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Freedom of the press, equality before the law and the abolishment of censorship were among the 12 points demanded by the Hungarian revolutionaries on March 15, 1848. The revolution in Hungary began on this very day with nonviolent protests in Pest and Buda. However, what began as nonviolent mass demonstrations quickly developed into a war for independence against the hegemony of the Austrian Habsburgs. Below, you can see the locations vital to the Hungarian revolution.

(This article was originally published by our sister site, Ungarn Heute.)

Café Pilvax

In March of 1848, in Café Pilvax, the revolutionaries discussed and formulated their 12-point demand with leader and poet, Sándor Petőfi.

Ferenc Privorszky opened Pilvax in 1838 on Úri Street under the name Café Renaissance. The establishment soon became a popular meeting point for students and lawyers. In 1842, Károly Pillvax, one of Privorszky’s employees, became the manager of the coffee house. He renovated the building and painted portraits of famous Hungarians to hang inside the house. From 1844, it operated as a real political-literary and cultural coffee house. The greatest writers of the time – Sándor Petőfi and Mór Jókai, among others – often met there. Some spent so much time in Pilvax that even their mail was even sent there.

Today, there is only one plaque commemorating the former café:

Landerer’s printing shop

The Hungarian Revolution of 1848 began in Landerer & Heckenast’s print shop as the National Song written by Sándor Petőfi (Hungarian: Nemzeti dal) and the twelve points were both printed there. After the suppression of the revolution on August 11, 1849, the print shop was shut down for printing the so-called “Revolutionary Money.” Many employees had to answer in court, and due to printing the banknotes, Ludwig Landerer was forced to hide from the authorities.

The German-born Landerer family was one of the most important families in the Kingdom of Hungary during the 18th and 19th centuries. Johann Sebastian Landerer, the founder of the dynasty, emigrated to Hungary from Bavaria at the beginning of the 18th century and eventually settled in Buda.

The Pesther students make the wishes of the people known. Painting by Vinzenz Katzler.

National Museum

The National Museum was also crucial to the revolution. Here, the crowds gathered and flocked to the town hall of Pest. The revolutionaries announced the “time and place of the demonstration” with the help of leaflets printed at Landerer’s print shop; it was so successful that nearly 10,000 people attended and stood in front of the museum. From there, the crowd went to the town hall and then to the Castle District to rescue Mihály Táncsics from prison.

The National Museum. Photo via: wikipedia.org

The National Museum. Photo via: wikipedia.org

After visiting the Chancellor’s Office of Buda (where the 12 points were adopted), the revolutionary crowd was equipped with torches to release teacher and journalist Mihály Táncsics, one of the first socialist politicians in Hungary. In the Buda Castle District there were no iron bars on the prisoner’s windows (Táncsics Mihály St. 9), only wooden boards. The crowd quickly demolished the boards, allowing Táncsics to slip out and hop into a horse-drawn carriage arranged for his escape.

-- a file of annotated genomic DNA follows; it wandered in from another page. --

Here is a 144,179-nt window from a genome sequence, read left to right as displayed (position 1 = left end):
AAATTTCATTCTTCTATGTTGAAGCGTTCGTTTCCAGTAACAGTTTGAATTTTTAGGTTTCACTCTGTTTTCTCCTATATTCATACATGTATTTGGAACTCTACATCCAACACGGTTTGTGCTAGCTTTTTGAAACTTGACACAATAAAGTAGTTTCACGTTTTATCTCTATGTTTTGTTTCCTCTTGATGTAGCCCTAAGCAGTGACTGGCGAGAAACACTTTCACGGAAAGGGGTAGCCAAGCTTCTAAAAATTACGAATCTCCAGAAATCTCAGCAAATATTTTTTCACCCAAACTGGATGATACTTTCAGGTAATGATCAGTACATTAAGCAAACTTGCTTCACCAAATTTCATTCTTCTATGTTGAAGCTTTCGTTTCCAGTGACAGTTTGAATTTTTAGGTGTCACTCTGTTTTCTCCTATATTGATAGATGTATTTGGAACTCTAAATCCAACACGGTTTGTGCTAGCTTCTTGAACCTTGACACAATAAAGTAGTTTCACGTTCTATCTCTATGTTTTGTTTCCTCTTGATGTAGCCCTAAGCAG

Photo via: mult-kor.hu

The prison of Mihály Táncsics in the Buda Castle District.

National Theater

After the liberation of Táncsics, the revolutionary crowd traveled to the National Theater. It was largely made up of public donations, so its existence was a symbol of the nation’s independence. In March of 1848, Ferenc Erkel was the theater’s primary music director. (He was a Hungarian composer and the founder of the Hungarian National Opera as well as the author of the Hungarian National anthem.)

The former building of the National Theater.

The new theater opened its doors in 2002. Photo via: Zsolt Eöri Szabó/Nemzeti Színház

On the evening of March 15, for the fifth time, the “Child of Two Mothers” was played. But it became clear that the program would need to change because of the revolution. To that end, the director ordered that “Bánk bán” by József Katona be played instead. The performance was stopped shortly after it began because the revolutionary crowd began pouring inside the theater, disrupting the show.

The new buildings on the “Szabadság Square”

The New Building (in Hungarian: Újépület) was a building complex in Budapest which occupied the entire area of today’s Szabadság tér. The New Building acted temporarily as a prison and was last used as a Royal Artillery Barracks designed for 18,000 men.

The new buildings around 1880.

The execution of Lajos Batthyány in the courtyard of

Lajos Batthyány, the first Prime Minister of the independent Hungarian state after the Hungarian Revolution of 1848/1849, was executed on 6 October in the courtyard of the New Building.  It took place the same day as the execution of the 13 martyrs of Arad. In the north-eastern corner of the Szabadság tér (Freedom Square), the Batthyány Memorial was inaugurated in memory of the execution on 6 October 1926. The bronze lantern preserves the “Eternal Light of Batthyány” (Hungarian: Batthyány Lajos-örökmécses).

“Eternal Light of Lajos Batthyány” Photo via: honvedelem.hu

This article was originally published on Ungarn Heute, Hungary Today’s sister-site.

Sources: origo.hufunzine.huwikipedia.orgtorimaskepp.blog.hu

featured image by Zoltán Balogh/MTI

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